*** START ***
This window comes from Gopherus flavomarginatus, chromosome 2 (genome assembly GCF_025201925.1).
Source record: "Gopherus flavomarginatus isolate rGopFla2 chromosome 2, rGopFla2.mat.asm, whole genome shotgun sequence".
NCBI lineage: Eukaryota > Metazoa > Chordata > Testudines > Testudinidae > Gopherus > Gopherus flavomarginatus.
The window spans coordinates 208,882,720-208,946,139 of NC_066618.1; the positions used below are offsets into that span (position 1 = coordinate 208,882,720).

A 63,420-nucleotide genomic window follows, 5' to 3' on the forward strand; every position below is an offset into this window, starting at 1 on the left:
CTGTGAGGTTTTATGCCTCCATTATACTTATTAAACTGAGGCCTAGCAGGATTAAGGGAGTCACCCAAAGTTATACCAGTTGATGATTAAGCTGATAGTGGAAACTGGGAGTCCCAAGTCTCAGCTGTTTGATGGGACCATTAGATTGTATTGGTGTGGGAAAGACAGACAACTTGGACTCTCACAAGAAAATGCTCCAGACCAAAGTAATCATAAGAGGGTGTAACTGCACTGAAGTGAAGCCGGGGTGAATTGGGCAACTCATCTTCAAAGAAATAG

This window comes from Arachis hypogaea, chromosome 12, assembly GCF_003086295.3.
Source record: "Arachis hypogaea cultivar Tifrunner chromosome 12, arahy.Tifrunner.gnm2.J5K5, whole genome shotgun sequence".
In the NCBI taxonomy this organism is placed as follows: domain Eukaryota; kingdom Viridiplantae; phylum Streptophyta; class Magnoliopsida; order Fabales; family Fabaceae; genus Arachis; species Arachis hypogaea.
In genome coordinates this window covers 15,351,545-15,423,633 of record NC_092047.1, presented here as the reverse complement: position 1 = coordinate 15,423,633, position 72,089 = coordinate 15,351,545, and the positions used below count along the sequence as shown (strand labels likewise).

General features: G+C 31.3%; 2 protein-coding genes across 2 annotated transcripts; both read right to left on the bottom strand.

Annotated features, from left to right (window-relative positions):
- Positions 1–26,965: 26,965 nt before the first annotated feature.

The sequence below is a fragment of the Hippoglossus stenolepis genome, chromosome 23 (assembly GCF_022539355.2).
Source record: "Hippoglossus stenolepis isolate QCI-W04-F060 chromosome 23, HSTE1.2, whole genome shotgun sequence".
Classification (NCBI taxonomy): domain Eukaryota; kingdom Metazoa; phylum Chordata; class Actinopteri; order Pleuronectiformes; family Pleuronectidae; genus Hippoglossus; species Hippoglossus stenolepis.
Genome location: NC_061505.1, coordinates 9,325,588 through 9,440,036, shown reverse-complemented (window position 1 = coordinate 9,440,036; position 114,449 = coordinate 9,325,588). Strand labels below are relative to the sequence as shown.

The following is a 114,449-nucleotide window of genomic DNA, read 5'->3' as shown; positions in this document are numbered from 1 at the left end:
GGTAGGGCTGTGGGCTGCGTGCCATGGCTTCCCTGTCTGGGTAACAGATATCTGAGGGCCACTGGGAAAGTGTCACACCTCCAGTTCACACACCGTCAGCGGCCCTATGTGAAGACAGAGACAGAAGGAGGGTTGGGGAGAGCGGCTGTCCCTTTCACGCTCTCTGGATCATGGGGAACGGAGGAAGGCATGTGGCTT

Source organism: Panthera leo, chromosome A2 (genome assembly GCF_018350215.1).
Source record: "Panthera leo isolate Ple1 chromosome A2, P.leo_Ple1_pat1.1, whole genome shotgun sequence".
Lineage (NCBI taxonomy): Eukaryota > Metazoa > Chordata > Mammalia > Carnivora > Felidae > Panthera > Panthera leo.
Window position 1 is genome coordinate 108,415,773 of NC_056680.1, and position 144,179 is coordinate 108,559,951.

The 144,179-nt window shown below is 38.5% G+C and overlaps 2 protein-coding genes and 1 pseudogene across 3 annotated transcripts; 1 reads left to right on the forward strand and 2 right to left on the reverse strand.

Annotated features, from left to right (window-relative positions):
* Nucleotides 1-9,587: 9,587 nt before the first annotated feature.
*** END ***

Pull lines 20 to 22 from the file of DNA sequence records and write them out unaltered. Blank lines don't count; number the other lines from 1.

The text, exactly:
Source organism: Panthera leo, chromosome A2 (genome assembly GCF_018350215.1).
Source record: "Panthera leo isolate Ple1 chromosome A2, P.leo_Ple1_pat1.1, whole genome shotgun sequence".
Lineage (NCBI taxonomy): Eukaryota > Metazoa > Chordata > Mammalia > Carnivora > Felidae > Panthera > Panthera leo.